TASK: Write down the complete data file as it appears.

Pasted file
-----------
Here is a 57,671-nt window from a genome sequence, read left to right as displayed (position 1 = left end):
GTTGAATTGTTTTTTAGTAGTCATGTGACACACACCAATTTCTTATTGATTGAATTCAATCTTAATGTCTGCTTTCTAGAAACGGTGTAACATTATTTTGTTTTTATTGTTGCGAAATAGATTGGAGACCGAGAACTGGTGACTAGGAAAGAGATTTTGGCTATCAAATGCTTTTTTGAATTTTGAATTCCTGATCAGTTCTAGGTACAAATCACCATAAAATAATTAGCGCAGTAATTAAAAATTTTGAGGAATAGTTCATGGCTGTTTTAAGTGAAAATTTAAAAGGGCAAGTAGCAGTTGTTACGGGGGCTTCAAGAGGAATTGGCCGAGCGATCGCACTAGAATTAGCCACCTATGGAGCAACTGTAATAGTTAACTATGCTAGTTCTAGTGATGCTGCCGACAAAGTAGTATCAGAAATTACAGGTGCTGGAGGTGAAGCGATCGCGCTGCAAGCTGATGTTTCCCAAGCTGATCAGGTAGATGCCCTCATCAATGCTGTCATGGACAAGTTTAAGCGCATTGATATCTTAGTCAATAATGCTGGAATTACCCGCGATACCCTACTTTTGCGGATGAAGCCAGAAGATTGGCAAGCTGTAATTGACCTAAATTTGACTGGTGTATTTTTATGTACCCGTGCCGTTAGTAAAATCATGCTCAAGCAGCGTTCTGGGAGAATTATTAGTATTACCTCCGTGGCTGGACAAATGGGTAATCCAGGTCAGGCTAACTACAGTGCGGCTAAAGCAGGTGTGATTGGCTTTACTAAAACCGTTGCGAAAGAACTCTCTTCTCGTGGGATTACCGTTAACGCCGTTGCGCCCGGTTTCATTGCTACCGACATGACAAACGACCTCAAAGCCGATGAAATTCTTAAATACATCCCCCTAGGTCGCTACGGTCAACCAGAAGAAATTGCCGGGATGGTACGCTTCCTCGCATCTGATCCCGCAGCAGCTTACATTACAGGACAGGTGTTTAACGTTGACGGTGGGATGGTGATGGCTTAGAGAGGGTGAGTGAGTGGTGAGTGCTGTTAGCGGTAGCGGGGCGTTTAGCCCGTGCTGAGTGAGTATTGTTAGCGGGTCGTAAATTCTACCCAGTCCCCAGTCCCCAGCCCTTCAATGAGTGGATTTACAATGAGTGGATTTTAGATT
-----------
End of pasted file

Here is a 57,671-nt window from a genome sequence, read left to right as displayed (position 1 = left end):
GTTGAATTGTTTTTTAGTAGTCATGTGACACACACCAATTTCTTATTGATTGAATTCAATCTTAATGTCTGCTTTCTAGAAACGGTGTAACATTATTTTGTTTTTATTGTTGCGAAATAGATTGGAGACCGAGAACTGGTGACTAGGAAAGAGATTTTGGCTATCAAATGCTTTTTTGAATTTTGAATTCCTGATCAGTTCTAGGTACAAATCACCATAAAATAATTAGCGCAGTAATTAAAAATTTTGAGGAATAGTTCATGGCTGTTTTAAGTGAAAATTTAAAAGGGCAAGTAGCAGTTGTTACGGGGGCTTCAAGAGGAATTGGCCGAGCGATCGCACTAGAATTAGCCACCTATGGAGCAACTGTAATAGTTAACTATGCTAGTTCTAGTGATGCTGCCGACAAAGTAGTATCAGAAATTACAGGTGCTGGAGGTGAAGCGATCGCGCTGCAAGCTGATGTTTCCCAAGCTGATCAGGTAGATGCCCTCATCAATGCTGTCATGGACAAGTTTAAGCGCATTGATATCTTAGTCAATAATGCTGGAATTACCCGCGATACCCTACTTTTGCGGATGAAGCCAGAAGATTGGCAAGCTGTAATTGACCTAAATTTGACTGGTGTATTTTTATGTACCCGTGCCGTTAGTAAAATCATGCTCAAGCAGCGTTCTGGGAGAATTATTAGTATTACCTCCGTGGCTGGACAAATGGGTAATCCAGGTCAGGCTAACTACAGTGCGGCTAAAGCAGGTGTGATTGGCTTTACTAAAACCGTTGCGAAAGAACTCTCTTCTCGTGGGATTACCGTTAACGCCGTTGCGCCCGGTTTCATTGCTACCGACATGACAAACGACCTCAAAGCCGATGAAATTCTTAAATACATCCCCCTAGGTCGCTACGGTCAACCAGAAGAAATTGCCGGGATGGTACGCTTCCTCGCATCTGATCCCGCAGCAGCTTACATTACAGGACAGGTGTTTAACGTTGACGGTGGGATGGTGATGGCTTAGAGAGGGTGAGTGAGTGGTGAGTGCTGTTAGCGGTAGCGGGGCGTTTAGCCCGTGCTGAGTGAGTATTGTTAGCGGGTCGTAAATTCTACCCAGTCCCCAGTCCCCAGCCCTTCAATGAGTGGATTTACAATGAGTGGATTTTAGATT